way to a chance to dine on your tender flesh.  Ants are somewhat 
   intelligent predators in that they will use their ability to walk on
   ceilings in order to avoid your attempts to destroy them.  Beware: ants
   often travel in packs.

   There are seven varieties of ants in the commercial release of Abuse and
   four varieties in the shareware release.  Each type of ant is a different
   color and fires one of the seven (or four) weapons provided in the game.


   These giant robots have in their possesion an unlimited number of grenades
   and they aren't exactly conservative with their supply.  Some models of this
   robot are immobile while later models will walk towards your character in
   order to get a better shot.  Juggernauts are quite tough and can take a lot
   of direct hits before they shatter to pieces but unfortunately you usually
   aren't given a choice to run away.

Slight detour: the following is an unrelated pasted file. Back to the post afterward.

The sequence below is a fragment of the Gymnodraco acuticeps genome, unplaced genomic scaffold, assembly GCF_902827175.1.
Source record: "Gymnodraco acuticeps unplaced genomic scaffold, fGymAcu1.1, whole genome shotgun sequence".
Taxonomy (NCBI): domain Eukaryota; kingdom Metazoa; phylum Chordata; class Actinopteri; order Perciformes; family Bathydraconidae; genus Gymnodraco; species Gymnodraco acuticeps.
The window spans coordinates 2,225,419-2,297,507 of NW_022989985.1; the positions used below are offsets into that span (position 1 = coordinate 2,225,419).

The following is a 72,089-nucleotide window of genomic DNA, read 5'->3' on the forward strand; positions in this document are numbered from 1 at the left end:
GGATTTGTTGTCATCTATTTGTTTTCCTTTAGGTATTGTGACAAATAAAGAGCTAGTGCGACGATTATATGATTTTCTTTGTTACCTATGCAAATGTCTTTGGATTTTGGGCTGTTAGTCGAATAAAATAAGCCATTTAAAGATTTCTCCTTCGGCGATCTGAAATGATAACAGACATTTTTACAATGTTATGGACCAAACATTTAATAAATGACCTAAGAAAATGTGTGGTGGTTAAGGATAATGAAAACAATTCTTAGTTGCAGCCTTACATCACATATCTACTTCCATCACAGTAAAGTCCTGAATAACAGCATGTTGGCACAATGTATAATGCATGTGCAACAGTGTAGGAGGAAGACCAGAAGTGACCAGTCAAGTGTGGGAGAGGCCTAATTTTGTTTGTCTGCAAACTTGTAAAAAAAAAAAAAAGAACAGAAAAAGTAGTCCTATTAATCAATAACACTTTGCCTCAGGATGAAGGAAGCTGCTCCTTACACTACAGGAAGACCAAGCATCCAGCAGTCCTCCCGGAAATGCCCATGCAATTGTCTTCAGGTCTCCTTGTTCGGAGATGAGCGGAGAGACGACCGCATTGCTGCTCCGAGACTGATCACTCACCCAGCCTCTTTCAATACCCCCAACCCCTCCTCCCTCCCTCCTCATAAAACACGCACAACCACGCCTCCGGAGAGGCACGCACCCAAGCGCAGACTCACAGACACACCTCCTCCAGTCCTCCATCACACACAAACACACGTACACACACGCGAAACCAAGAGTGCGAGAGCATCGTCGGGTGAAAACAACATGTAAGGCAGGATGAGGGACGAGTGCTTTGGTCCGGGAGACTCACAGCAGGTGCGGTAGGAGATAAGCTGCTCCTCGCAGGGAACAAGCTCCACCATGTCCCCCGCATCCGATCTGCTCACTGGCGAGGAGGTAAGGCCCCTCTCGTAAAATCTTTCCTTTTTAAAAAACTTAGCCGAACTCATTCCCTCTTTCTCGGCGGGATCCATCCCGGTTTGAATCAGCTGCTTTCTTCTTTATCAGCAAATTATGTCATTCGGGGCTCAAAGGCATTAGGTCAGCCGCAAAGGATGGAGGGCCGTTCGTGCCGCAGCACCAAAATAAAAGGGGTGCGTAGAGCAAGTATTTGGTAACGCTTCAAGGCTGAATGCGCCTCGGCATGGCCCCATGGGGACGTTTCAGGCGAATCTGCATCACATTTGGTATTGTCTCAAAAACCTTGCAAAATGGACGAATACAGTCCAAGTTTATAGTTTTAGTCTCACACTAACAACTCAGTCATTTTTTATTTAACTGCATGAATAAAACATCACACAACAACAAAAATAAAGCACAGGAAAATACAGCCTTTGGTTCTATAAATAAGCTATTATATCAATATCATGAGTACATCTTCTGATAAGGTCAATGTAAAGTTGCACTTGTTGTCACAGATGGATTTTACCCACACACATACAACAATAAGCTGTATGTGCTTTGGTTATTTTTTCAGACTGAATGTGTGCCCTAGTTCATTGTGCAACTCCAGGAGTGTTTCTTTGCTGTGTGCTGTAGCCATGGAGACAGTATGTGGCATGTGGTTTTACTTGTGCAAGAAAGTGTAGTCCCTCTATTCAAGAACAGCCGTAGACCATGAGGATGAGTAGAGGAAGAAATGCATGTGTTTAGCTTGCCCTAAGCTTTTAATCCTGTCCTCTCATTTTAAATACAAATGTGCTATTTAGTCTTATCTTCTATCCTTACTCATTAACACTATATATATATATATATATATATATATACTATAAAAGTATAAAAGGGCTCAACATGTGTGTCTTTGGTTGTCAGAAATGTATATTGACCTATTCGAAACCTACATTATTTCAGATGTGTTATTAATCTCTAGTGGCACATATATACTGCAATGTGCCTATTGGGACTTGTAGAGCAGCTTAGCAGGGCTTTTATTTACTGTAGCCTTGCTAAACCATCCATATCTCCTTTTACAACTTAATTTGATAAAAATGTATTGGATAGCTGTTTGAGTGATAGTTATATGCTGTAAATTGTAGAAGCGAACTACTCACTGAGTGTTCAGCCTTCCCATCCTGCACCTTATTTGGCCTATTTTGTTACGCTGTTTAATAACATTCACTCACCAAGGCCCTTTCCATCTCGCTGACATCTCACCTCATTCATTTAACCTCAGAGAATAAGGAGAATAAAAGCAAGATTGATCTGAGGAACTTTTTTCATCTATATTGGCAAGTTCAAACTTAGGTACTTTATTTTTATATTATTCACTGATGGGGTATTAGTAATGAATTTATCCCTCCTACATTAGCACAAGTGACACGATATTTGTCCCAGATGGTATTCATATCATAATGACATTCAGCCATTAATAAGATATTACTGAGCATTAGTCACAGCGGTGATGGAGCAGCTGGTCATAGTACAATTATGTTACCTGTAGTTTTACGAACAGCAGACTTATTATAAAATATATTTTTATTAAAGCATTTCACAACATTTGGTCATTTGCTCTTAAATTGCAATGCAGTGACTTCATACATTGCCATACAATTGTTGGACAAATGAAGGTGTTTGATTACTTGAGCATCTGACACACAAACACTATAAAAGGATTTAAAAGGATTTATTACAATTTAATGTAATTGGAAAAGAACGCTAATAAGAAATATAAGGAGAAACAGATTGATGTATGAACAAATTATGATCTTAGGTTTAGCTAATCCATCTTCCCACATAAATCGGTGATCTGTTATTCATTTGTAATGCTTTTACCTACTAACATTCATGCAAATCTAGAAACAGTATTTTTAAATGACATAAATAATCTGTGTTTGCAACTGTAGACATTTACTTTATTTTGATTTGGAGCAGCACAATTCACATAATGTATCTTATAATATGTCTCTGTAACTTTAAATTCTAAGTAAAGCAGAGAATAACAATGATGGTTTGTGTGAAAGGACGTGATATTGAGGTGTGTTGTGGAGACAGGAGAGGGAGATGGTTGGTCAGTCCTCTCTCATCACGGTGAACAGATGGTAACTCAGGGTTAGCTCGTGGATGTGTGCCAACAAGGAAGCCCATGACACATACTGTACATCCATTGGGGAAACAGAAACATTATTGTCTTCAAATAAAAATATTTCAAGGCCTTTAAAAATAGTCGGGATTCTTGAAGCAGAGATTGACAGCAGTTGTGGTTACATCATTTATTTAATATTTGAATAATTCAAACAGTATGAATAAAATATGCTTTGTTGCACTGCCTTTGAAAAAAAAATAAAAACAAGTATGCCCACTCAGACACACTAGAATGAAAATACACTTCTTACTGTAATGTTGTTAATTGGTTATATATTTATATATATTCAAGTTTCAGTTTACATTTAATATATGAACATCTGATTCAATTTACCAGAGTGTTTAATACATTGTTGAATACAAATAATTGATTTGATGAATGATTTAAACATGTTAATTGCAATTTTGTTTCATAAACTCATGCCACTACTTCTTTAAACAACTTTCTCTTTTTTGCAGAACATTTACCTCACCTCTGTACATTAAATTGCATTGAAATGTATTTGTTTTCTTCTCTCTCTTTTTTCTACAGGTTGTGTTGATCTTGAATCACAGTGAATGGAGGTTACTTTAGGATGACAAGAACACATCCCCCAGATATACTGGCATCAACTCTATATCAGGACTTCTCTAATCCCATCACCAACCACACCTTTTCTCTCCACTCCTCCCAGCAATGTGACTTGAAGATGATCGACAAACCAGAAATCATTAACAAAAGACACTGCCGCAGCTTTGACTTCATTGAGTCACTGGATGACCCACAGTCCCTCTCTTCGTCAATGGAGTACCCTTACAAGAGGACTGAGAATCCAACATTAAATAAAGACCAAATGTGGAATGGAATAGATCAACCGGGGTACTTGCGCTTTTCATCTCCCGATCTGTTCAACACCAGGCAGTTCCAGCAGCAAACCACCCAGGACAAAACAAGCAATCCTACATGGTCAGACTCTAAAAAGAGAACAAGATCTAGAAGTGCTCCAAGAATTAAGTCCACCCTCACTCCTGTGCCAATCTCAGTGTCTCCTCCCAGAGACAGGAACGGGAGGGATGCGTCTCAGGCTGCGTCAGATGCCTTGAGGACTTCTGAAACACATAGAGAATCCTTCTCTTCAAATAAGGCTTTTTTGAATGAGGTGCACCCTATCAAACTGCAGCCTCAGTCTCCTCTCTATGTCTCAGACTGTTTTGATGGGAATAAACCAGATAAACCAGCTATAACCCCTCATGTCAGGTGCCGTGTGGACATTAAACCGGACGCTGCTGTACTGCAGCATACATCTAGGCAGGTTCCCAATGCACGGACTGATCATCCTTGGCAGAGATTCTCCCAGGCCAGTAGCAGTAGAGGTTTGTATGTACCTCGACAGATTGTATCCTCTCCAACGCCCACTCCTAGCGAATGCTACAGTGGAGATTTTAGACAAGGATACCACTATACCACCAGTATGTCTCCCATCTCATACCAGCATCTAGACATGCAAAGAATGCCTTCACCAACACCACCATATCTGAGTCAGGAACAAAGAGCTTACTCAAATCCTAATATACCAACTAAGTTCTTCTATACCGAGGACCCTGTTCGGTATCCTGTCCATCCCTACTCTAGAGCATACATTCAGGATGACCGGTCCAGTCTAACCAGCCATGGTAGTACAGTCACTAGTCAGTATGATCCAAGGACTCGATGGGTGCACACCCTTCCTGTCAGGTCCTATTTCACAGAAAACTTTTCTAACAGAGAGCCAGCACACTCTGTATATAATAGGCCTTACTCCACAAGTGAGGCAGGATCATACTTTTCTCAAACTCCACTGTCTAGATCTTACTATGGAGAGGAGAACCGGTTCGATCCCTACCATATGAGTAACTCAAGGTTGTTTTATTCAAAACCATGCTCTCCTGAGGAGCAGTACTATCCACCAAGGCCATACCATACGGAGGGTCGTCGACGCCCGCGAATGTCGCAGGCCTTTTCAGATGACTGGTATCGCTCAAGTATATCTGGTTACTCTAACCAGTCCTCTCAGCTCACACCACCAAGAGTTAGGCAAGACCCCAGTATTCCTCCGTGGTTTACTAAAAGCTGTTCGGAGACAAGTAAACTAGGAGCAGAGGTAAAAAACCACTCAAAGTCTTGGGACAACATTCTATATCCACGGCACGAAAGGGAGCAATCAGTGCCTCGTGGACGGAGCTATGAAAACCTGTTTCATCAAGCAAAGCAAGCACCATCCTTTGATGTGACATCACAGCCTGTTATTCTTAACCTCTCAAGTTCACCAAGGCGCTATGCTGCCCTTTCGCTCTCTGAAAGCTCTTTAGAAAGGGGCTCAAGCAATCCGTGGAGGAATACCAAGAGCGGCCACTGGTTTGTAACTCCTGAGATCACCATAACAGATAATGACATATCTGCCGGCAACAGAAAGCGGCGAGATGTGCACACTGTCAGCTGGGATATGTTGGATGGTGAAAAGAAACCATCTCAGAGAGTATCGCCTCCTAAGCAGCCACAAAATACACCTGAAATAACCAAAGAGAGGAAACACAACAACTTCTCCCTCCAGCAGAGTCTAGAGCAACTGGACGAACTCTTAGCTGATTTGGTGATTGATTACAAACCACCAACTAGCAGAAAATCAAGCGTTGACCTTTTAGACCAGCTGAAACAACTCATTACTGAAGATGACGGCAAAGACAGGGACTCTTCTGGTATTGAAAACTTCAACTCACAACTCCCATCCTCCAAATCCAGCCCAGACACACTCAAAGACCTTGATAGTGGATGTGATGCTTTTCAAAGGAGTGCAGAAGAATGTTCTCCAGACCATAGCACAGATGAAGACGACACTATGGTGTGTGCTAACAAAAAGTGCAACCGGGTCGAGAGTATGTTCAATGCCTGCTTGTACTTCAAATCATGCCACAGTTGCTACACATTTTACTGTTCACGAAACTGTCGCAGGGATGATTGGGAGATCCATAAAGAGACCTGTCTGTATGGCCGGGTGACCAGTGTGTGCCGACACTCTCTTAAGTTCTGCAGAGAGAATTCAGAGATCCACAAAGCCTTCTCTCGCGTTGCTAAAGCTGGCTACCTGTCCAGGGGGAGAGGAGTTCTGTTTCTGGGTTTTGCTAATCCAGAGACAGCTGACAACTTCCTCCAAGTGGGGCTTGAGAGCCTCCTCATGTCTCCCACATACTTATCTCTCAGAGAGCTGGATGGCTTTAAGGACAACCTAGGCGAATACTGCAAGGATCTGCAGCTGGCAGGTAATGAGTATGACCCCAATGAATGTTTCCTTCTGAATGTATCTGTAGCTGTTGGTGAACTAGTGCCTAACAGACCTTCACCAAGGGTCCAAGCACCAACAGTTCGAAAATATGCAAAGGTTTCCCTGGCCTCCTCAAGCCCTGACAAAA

These agile robots have the ability of flight.  Flyers never stand still
   so they are often difficult to target however a steady stream of laser 
   pulses or guided missles usually do the trick  

F.  Tricks, Traps, Harmful Objects and Other Interactive Objects


   Bombs are explosive devices which can kill a player if they are within
   the blast radius.    


   Boulders are gigantic spiked metal spheres.  They are affected by gravity
   and will fall when if in the air.  When they hit the ground they will 

   A boulder will cause damage to a player when it collides with them.  
   Boulders can also damage aliens and other objects that can be hurt.  
   When a boulder is dealt enough damage it will break up into smaller 
   boulders which will then explode on contact with the floor.

Concussion Mines

   These small mines will cause damage to the player upon contact.  They can
   be found in the air as well as on the ground.  Sometimes they even move.  

Force Fields

   Force fields are walls of energy which prevent the user from moving
   through them.  Force fields may be as high as one screen.